There’s a simple explanation for the durability of the iconic opening line of Charles Dickens’ A Tale Of Two Cities: The best of times and the worst of times almost always overlap. Solutions to old problems come with their own spring-loaded traps, pitfalls of which you can never conceive when your perspective is compromised by adversity. It’s the reason The Notorious B.I.G.—may he rest in peace—didn’t know what they wanted from him, or understand why the more money he came across, the more problems he saw.
Fiona and the Gallagher clan have a lot in common with the late Biggie these days, with everything rosy on paper, while between the lines there’s ambiguity, anxiety, sadness and strife. That made for an interesting season premiere of Shameless, a show known for toddling out of the gate and working its way up to a sprint by season’s end. “Simple Pleasures” had the silhouette of a standard Shameless opener—light on red meat, heavy on context and breadcrumbs—but with so many questions dangling over the show, it felt heavier than a Shameless premiere usually does.
This is about as stable as we’ve seen the Gallaghers in the show’s history, at least where it regards the provision of basic needs. Even Fiona can’t help but crow a little, dropping crisp Lincolns on the terrifyingly adolescent Debbie and Carl with the discretionary income her Worldwide Cup gig has netted her. That’s a big deal. The Fiona Gallagher we’ve seen has been burned far too many times to declare a winning streak prematurely, which is what made her relationship with Jimmy such a tough go. She couldn’t help herself from looking a gift horse in the mouth, and it’s hard to blame her because she’s lost about 2,000 years’ worth of Trojan Wars.
Gallagher Manor has come up in the world, but this is where the rubber meets the road, and the look on Fiona’s face when the sheaf of retirement fund documents hit her desk was classic. Rich people problems are problems all the same—something that Fiona has never understood, hence her difficulty connecting with Jimmy.
Fiona has, again, the best and worst of it though: Now she has rich people’s problems and poor people’s problems. The Gallaghers are doing better, but they’re still below the poverty line. Frank isn’t as much of a distraction now, with his physical health at its low, but he’s still in the house, sucking up resources, waiting for someone to light his fuse. Fiona’s relationship with Mike is going swimmingly, but there’s the whole shitting-where-you-eat thing to worry about, and her lingering feelings for Jimmy. There’s always a catch.
Veronica and Kevin are in a similar situation, as they get the good news that Veronica is improbably pregnant, but only after impregnating Carol in The Threesome That Must Not Be Discussed. But Kevin was grousing about the money Carol’s pregnancy was costing them, so what to do now? Oh, and Stan’s dead, too.
Lip is off at school, surprised to find himself getting poor grades and disappointed, with academics being the only area in which he’s had sustained success. But Lip’s issue has always been his refusal to upshift. He’ll rise to the level of competence and stop, even if he has three-quarters still in the tank. I’m looking forward to seeing if Lip is willing to take the opportunity to be challenged, and while I hate the way Karen went out, I’m glad to know I’ll get a Lip story that doesn’t revolve around whether or not he’s sleeping with her.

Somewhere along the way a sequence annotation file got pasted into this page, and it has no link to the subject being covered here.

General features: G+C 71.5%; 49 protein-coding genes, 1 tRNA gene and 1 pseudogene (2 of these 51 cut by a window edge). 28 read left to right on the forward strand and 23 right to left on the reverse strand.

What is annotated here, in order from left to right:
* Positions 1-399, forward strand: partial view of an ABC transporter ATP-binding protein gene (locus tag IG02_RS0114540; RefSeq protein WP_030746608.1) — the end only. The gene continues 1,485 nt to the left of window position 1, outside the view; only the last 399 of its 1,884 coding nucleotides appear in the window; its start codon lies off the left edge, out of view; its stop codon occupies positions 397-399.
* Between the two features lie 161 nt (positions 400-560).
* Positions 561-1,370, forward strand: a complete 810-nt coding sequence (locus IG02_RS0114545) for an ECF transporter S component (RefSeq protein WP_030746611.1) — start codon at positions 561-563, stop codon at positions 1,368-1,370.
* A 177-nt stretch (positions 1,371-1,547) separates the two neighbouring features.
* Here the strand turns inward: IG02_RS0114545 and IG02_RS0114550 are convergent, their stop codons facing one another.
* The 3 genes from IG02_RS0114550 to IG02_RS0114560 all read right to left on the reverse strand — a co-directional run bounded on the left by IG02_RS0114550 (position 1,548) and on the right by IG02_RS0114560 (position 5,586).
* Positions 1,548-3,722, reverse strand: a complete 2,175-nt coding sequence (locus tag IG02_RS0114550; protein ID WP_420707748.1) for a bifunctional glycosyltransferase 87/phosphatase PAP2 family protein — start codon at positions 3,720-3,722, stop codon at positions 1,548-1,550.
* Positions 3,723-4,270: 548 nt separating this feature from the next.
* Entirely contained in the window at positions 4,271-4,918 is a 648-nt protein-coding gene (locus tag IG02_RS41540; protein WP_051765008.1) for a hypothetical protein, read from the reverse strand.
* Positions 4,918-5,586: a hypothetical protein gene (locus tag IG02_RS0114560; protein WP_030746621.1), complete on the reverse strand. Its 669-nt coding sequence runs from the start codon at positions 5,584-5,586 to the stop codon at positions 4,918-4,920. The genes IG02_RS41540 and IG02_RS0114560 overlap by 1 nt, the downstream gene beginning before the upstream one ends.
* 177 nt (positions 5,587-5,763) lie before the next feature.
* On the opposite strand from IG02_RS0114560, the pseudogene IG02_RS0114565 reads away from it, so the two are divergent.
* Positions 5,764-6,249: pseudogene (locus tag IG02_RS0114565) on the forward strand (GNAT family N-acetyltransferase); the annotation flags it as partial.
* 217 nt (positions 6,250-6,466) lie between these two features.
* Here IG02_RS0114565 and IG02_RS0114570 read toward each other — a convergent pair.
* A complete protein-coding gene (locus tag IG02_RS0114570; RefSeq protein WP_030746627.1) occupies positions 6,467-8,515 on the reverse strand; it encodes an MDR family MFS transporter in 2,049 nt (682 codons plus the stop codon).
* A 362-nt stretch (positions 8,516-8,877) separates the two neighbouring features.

“Simple Pleasures” delivers on the title’s promise for those generally enamored of the Gallaghers and their grungy, ribald universe, but it had to be disappointing for viewers who came looking for some answers to the major cliffhangers in “Survival Of The Fittest.” Jimmy is still missing in action a week later, as is Ian, who has since enlisted in the military, unbeknownst to the rest of the family.
I have grown a begrudging appreciation for Fiona and Jimmy’s relationship over the years, even though I’m not quite a Ian and Mickey ‘shipper (but I understand how someone could be). But even as a viewer who wasn’t looking for immediate closure to those stories, the absence of those two characters discombobulated me. Regardless of where you land on those relationships, they give the show most of its emotional underpinning, so there was an odd hollowness about it, despite being a pretty strong premiere by Shameless standards.
At least Ian will certainly pop back up at some point, since Cameron Monaghan is still credited as a regular. Jimmy, though? Yikes. I’m still dubious about a completely off-screen death for Jimmy, and while Justin Chatwin doesn’t get a mention, I’m not ready to accept that means the character is dead.
Revenge omitted Madeleine Stowe’s name from the opening credits of its season two premiere for the sake of misdirection after leaving her character’s fate unknown. I could easily see that happening here. But that’s still Jimmy’s pale butt at the end of the credit sequence, wriggling out of his jeans so he can grab a sink-quickie with Fiona. If Jimmy is dead, I think the producers should superimpose a tombstone over his butt. It’s the tasteful thing to do.
This was a nifty-looking episode, written and directed by John Wells. I really dug the montage of Fiona and Debbie prettying up. Anyone know the name of that song? Shazam was stumped.
I know Debbie is just a television character, but I am experiencing genuine parental anxiety over her adolescence. I don’t like that Eddie kid. I don’t know. There’s just something about him that doesn’t sit right with me.
Carl, to Fiona’s request for Bearswear: “I have a ‘Fuck Jay Cutler’ t-shirt but it might have blood on it.”
Fiona has had sex with a guy while waiting in line at the Wendy’s drive-thru. Twice. That happened twice.
Fiona did not enjoy having sex with Mike. Did I read that right?
The Milkovich scions are both heartsick over their respective Gallagher beaus. Though, to be honest, I’m over Mickey at this point.